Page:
Merry Old England
Charlotte Burne records that it was believed that if a husband failed to maintain his wife, she could divorce him simply by giving him back his ring. She was then thought to be quite free to marry again.
Females wielded exceptional power, authority and influence. Not until the coming of Christianity, when marriage becomes a holy sacrament rather than a loose contract, does the male stand totally supreme. The legal age for marriage in Ancient Rome was 12, but as many as one in five girls were already married off or living with their future husbands by this age. Divorce, however, was relatively easy to obtain; marriages could simply be dissolved by mutual consent. Indeed, many of Rome's most famous citizens were already married several times by the time they reach their 20s.
In the Mosaic law divorce was a privilege of the husband only, the vow of a woman might be disallowed by her father or husband and daughters could inherit only in the absence of sons, and then they must marry in their tribe.
The guilt or innocence of a wife accused of adultery might be tried by the ordeal of the bitter water. Besides these instances, which illustrate the subordination of women, there was much legislation dealing with offences against chastity, and marriage of a man with a captive heathen woman or with a purchased slave.
Judaic Divorce Ceremony
Some people can divorce mutually. Take a long thick rope and tie small pieces of rope along it. Each partner takes turns unknotting a segment....recalling alternately the good things that are being ended as well as the bad. Alternatively, prior to this divorce ritual, each partner might separately gather a circle of close friends and do a retelling of the reasons, what has transpired since (with the kids, with attempts at new relationships, etc.) and receive affirmations of who s/he is and blessings for his/her future.
Each person brings members of the "minyan" of their life...a few of their truest friends, who will support them during and receive and bless them after the disengaging of souls. To state that they are sure, that there is no change of heart. In a traditional get (divorce) procedure, this question is asked again and again....that this is voluntary, there is no coercion ..again, and again...as tradition wisely dictates. It is not cruelty, it is powerful like the tearing of a black mourning ribbon. The ketubah (Jewish marriage contract) is voided. This part is about getting one's soul to grasp the finality so one can move on. They are asked to reflect on what they might forgive the other person for, what they need to forgive themselves for...to be shared aloud or not.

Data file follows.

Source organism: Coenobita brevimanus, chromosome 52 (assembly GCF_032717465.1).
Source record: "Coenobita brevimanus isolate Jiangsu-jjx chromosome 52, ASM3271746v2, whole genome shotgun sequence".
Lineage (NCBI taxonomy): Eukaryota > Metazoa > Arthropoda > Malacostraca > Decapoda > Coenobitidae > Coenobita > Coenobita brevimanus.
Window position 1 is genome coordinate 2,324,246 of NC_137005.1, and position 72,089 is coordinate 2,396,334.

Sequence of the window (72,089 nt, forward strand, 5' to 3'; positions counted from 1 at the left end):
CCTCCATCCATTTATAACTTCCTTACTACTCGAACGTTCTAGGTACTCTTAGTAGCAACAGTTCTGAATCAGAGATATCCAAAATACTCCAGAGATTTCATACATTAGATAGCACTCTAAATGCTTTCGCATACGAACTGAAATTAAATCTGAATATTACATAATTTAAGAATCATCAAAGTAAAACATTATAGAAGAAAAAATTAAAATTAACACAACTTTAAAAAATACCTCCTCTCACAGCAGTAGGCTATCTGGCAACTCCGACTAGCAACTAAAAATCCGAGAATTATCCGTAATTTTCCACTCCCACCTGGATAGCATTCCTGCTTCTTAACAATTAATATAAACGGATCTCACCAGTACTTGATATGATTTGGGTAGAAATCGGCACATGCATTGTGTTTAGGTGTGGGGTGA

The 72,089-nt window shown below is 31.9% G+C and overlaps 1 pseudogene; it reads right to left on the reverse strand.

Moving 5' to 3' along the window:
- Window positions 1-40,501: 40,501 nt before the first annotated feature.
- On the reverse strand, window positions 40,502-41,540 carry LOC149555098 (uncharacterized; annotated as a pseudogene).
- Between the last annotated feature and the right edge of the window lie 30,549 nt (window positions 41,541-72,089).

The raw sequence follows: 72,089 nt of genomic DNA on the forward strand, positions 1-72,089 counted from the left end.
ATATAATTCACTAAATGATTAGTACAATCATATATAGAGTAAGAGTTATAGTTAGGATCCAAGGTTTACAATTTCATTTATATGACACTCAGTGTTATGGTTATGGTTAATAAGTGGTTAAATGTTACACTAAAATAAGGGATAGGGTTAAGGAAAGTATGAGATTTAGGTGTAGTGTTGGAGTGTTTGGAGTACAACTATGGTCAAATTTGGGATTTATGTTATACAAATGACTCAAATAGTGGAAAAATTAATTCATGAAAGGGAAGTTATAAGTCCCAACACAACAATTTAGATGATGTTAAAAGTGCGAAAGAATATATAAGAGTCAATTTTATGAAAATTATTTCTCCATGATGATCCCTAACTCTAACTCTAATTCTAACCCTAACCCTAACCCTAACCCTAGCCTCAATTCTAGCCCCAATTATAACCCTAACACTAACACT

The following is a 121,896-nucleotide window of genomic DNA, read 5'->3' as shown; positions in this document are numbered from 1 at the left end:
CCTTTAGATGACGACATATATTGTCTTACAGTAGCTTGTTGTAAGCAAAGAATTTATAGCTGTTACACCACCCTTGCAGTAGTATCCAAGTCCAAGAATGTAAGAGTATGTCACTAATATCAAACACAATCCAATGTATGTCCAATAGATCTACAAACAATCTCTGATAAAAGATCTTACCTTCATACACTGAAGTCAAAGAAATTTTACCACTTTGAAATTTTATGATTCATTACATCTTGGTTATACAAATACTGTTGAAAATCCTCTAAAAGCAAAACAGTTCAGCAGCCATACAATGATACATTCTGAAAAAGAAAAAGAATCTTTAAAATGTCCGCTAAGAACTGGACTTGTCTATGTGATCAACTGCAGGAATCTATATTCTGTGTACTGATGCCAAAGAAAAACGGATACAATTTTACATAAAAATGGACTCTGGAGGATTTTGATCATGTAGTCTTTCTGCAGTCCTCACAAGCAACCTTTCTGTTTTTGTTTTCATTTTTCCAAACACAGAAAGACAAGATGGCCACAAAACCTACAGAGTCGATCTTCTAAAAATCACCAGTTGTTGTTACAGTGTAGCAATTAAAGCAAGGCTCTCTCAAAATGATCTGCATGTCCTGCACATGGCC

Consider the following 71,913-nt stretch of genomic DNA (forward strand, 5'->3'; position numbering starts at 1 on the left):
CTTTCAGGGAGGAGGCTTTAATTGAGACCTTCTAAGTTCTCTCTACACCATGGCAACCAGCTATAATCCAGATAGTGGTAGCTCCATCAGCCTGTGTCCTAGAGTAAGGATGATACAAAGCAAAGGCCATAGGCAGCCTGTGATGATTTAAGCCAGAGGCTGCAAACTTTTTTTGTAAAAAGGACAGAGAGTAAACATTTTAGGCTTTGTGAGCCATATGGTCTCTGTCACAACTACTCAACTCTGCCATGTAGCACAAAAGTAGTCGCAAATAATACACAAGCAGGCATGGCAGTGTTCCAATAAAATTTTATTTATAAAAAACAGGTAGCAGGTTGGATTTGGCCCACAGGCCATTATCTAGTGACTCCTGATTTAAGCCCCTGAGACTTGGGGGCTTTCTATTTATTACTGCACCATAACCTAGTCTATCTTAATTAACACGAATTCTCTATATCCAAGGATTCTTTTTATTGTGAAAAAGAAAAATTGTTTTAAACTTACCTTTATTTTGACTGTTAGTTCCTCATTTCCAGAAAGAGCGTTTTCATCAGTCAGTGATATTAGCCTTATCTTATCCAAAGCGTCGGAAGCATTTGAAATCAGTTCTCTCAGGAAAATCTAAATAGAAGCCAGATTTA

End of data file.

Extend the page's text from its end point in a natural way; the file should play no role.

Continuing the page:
Typical verbiage for the get document and ceremony:
....."your doorway is no longer my doorway, I no longer have the right to comment on your actions, your well-being is now in your own hands"....they stand back to back (not touching) on either side of the rabbi. The officiator prays to be able to bring through a blessing for the moment, They walk apart, towards their friends...each holding their copy of the get. It should be arranged so first one group leaves and then the other....no final hug, or mingling, no matter how friendly on occasion the divorcing parties still are. This is about cutting a cord.
When one spouse prefers not to attend, tradition allows for a messenger (called a shaliach) to bring them their get and obtain their signature of receipt for the get. In such cases the officiator may serve as the messenger and on occasion have the person giving the get at my side, s/he will read it to the former spouse, hand it over and depart with the officiator. When longer distances are involved, an alternative messenger acceptable to both parties is involved.
Muslim Divorce Customs in the Philippines
One way in which a wife can force a divorce is to swear on the Qur'an that she will no longer live with her husband. If he still insists on his rights, he will risk contaminating himself and his children with her curse.
The quickest means of divorce for the husband is the Islamic device of the threefold repudiation of the wife, or talak, in which a man merely states three times in front of the headman that he divorces his wife. The property settlement is usually quite favorable to the woman, and such cases are relatively rare.
A more common method of divorce is called pagbugit, literally "to discard something unwanted," in which it is necessary for the man to specify his reason. Usually an attempt will be made to reconcile the couple; if the divorce is unavoidable, the headman will issue a formal written certificate (in Tausug but written with Arabic script) of the divorce which is intended to protect the woman from charges of bigamy by her former husband if she wishes to remarry.